Chertoff Addresses Emergency Operations, Planning
Turner, Laura, Nation's Cities Weekly
"Emergency operations are best managed at the lowest possible level of government," Homeland Security Secretary Michael Chertoff told delegates at a general session during the Congressional City Conference.
The secretary reaffirmed his commitment to furthering the department's partnership with local leaders and updated attendees on DHS activities to meet the challenges posed by natural disasters and illegal migration.
"One of the lessons I think we have learned from last year's hurricanes is, we've got to look at the challenge of the catastrophic event, not only at the point where the catastrophe hits, but in all the areas around that point that are going to receive the collateral or cascading effects of that catastrophe," he said.
"When we have a major event, whether it be a terrorism event or a natural disaster, that causes a lot of people to move out of a particular area, they're going to go someplace. And a lot of them are going to go to your cities or your towns, and you're going to have to be able to deal with that challenge."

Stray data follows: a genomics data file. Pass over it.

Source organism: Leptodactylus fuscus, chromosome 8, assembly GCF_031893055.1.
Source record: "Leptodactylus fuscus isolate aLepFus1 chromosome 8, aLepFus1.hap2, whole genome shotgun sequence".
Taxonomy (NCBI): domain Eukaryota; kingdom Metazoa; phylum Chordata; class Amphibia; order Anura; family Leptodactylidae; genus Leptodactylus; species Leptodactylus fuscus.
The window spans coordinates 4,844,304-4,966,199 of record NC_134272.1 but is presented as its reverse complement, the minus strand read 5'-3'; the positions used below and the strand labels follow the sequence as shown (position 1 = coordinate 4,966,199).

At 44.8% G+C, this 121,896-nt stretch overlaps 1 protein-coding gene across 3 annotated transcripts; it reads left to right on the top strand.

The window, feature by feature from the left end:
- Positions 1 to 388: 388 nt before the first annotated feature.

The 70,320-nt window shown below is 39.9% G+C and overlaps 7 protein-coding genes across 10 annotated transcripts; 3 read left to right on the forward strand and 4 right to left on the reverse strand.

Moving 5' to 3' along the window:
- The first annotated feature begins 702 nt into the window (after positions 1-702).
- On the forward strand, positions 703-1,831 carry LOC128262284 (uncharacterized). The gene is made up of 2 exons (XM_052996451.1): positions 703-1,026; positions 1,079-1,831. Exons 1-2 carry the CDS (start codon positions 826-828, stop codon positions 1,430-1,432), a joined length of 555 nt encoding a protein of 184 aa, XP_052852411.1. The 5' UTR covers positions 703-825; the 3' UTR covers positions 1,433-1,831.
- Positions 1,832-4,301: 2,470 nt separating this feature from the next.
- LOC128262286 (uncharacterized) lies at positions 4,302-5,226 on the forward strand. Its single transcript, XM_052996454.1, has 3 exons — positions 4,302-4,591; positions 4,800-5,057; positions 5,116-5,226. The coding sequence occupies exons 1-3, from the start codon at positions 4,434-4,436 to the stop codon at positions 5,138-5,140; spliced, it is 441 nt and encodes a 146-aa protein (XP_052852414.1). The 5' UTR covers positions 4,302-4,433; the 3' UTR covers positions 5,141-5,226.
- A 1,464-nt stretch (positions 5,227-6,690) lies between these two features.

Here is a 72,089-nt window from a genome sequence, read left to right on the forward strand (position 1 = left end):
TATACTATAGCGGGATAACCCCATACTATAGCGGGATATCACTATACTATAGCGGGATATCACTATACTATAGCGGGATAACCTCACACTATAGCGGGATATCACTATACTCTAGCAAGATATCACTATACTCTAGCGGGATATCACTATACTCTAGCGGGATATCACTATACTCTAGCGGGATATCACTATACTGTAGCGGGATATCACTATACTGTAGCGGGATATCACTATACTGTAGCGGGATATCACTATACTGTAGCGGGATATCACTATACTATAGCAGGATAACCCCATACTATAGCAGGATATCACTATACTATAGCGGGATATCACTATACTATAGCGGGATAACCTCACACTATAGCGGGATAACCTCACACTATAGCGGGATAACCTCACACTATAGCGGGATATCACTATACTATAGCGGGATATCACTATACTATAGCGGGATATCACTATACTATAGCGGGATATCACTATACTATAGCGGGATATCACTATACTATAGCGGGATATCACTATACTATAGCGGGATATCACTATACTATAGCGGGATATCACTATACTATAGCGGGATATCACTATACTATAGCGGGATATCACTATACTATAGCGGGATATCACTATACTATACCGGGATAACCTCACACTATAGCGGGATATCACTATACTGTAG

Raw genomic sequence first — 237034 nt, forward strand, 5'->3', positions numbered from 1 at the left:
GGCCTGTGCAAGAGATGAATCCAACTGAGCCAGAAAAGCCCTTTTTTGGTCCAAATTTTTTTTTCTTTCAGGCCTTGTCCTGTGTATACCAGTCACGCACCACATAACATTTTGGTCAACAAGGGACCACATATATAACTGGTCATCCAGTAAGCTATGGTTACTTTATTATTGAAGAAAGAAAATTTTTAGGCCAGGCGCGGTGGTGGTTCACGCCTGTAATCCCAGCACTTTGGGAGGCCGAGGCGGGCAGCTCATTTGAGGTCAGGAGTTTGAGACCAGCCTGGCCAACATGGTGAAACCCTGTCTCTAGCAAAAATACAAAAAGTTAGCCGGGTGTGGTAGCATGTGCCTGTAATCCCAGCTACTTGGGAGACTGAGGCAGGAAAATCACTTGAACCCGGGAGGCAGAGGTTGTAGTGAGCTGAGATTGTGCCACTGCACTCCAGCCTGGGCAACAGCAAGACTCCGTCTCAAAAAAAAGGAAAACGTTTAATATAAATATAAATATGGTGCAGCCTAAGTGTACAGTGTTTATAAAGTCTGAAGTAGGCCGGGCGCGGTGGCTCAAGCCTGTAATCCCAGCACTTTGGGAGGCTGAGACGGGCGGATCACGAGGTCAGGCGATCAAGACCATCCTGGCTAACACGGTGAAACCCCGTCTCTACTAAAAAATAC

Chertoff said the department is now looking at planning for emergencies not only at the locations where they occur, but managing them all over the country.
DHS' new preparedness directorate has made helping the states and 75 urban areas evaluate and enhance their emergency plans a top priority. And more planning and preparedness will be done at the regional level where it will be closer to the people.
The department is working with the Red Cross to identify shelters in advance of catastrophic events so evacuees can be placed in them, and with a contractor so they can register to receive Federal Emergency Management Agency benefits as soon as possible.
Chertoff asked the local officials, who he said manage the "tip of the spear in government," to ensure their citizens are prepared for emergencies.
He said the department wants to give states and localities more options for debris removal and encouraged the municipal officials to use local contractors because they give some economic energy back to the affected community.
The secretary said his department is also creating better communication packages and addressing the interoperability issue. …